Mysterious purposes, mysterious fund
Unfortunately, the representatives of Saatchi refused to explain to journalists what the money was spent on, referring to fact that they have no right to comment on governmental contracts. But the newspaper managed to find out that the British “aid package to Ukraine” for its information war includes also £2.4 million (more than 180 million rubles) to “improve the communication strategy” of the Kiev government.
All of this money is being allocated from the super-confidential governmental Conflict, Stability and Security Fund (CSSF). This fund, operating with an annual budget of more than £1 billion (over 75 billion rubles), is so confidential that even the leading members of parliament can’t receive information about the purposes and the amounts used. The attempts of journalists from the Observer newspaper at the beginning of this year to find out the recipients of the considerable sums allocated by this fund led only to the emergence of information that the money of Brits is being spent in more than 40 countries of the world.
Ukraine, probably, is one of the main recipients of this money. But it is far from being the sole case. Thus, it became known that about £1 million was spent to analyse the moods of the Russian-speaking residents of the Baltic countries. In order to influence their opinion, of course. But this is not at all interfering in the affairs of other countries, right?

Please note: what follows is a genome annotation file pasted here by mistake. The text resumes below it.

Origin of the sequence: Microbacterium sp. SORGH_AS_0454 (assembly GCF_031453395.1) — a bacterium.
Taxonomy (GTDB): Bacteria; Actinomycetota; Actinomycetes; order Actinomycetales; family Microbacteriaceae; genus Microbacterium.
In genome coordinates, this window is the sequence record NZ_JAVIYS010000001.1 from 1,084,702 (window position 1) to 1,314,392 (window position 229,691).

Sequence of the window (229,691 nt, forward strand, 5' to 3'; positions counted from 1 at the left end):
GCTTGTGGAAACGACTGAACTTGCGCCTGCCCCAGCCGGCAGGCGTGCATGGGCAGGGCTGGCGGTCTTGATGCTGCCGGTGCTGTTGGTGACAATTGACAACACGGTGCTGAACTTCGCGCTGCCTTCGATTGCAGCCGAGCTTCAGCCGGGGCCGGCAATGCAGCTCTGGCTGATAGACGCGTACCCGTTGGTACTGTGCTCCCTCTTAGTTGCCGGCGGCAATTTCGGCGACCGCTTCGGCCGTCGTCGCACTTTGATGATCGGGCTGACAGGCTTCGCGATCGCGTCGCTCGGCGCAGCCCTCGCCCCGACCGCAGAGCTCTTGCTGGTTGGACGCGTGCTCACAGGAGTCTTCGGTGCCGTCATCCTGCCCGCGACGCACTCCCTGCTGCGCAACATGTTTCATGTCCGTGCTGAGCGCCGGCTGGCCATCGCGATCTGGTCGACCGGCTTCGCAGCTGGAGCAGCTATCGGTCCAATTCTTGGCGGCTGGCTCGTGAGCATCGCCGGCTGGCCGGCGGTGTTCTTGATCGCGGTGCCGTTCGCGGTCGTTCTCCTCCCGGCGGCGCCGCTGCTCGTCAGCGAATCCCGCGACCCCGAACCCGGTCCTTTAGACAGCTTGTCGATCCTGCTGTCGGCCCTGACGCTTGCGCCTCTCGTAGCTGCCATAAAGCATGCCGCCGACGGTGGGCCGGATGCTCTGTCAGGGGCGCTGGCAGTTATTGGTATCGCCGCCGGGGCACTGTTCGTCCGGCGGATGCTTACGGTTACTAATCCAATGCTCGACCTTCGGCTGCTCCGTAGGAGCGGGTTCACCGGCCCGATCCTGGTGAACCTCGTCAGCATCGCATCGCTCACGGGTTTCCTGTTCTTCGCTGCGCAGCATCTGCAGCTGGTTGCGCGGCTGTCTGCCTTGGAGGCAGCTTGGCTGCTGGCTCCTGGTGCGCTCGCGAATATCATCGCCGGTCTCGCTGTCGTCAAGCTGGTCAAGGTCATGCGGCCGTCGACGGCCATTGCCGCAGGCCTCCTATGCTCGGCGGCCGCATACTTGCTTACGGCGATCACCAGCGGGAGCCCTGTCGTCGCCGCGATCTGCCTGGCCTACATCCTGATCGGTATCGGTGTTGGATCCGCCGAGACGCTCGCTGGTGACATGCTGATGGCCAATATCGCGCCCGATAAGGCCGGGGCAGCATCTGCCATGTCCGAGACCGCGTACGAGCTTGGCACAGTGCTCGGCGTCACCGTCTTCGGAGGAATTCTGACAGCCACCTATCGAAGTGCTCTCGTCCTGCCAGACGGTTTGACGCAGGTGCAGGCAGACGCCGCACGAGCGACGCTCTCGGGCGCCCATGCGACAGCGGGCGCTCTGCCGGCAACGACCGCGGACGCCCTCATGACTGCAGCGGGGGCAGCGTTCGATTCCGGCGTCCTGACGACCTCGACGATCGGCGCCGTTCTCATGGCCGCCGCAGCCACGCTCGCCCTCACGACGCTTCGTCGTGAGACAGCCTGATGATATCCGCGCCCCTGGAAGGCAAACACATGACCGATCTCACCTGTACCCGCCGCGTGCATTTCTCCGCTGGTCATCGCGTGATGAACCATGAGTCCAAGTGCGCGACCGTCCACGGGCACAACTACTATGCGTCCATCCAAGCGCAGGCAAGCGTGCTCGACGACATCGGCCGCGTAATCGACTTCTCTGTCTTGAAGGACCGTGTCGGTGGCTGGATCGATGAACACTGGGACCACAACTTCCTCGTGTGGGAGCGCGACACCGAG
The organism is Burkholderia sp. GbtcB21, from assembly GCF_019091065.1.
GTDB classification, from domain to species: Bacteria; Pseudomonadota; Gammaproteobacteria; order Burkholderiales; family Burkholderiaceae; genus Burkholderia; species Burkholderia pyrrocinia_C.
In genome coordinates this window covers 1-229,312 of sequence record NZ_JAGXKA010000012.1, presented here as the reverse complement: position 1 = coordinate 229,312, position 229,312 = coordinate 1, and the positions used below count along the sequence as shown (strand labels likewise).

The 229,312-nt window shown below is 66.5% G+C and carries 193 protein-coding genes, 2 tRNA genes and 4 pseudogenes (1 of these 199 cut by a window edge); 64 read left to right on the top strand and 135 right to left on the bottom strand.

Moreover, notice that this fund was created in April, 2015. I.e. long before all these funny stories about “Pokemon as a tool of Russian propaganda” and about “Russian hackers interfering in the electoral campaign in the US”. And so, even if to assume that naive Brits believed the terrifying stories about “Russian interference” in everyone and everything, anyway their actions were not the answer to the horror stories that are invented by them.
No millions will be enough
In all this story it is necessary to emphasise the fact that the western sponsors of Ukraine recognize the negative attitude of the public towards the development of the situation in this country. And this despite the crazy anti-Russian and pro-Ukrainian propaganda, which is being poured in a continuous stream on Europeans by the majority of mainstream media.
Will the mastodons of PR from Saatchi manage to reverse this negative-for-Ukraine situation?
This firm has many failures in the field of political campaigns. Not so long ago it was the chief producer of videos and billboards for the campaign “Britain Stronger in Europe”, the aim of which was to convince the Brits of the need to vote against Brexit. The result is known. However, Saatchi then tried to rehabilitate itself in the eyes of their clients, having given samples of billboards and slogans that were allegedly rejected by their clients in view of the excessive scandalousness: that allegedly, if these ideas hadn’t been rejected, Britain would have voted differently.
I suspect that soon the same firm will show samples of impracticable expensive projects aiming to strengthen the image of Ukraine, explaining why the money of western taxpayers went down the toilet. Well judge for yourself whether this or that video, this or that English-speaking troll on social networks can neutralize the effect from broadcasting in the news of the latest brawl in the Verkhovna Rada, the next torchlight procession of nazis along the streets of Kiev, or the next comedy with the participation of the border-violator Saakashvili? No millions will be enough here.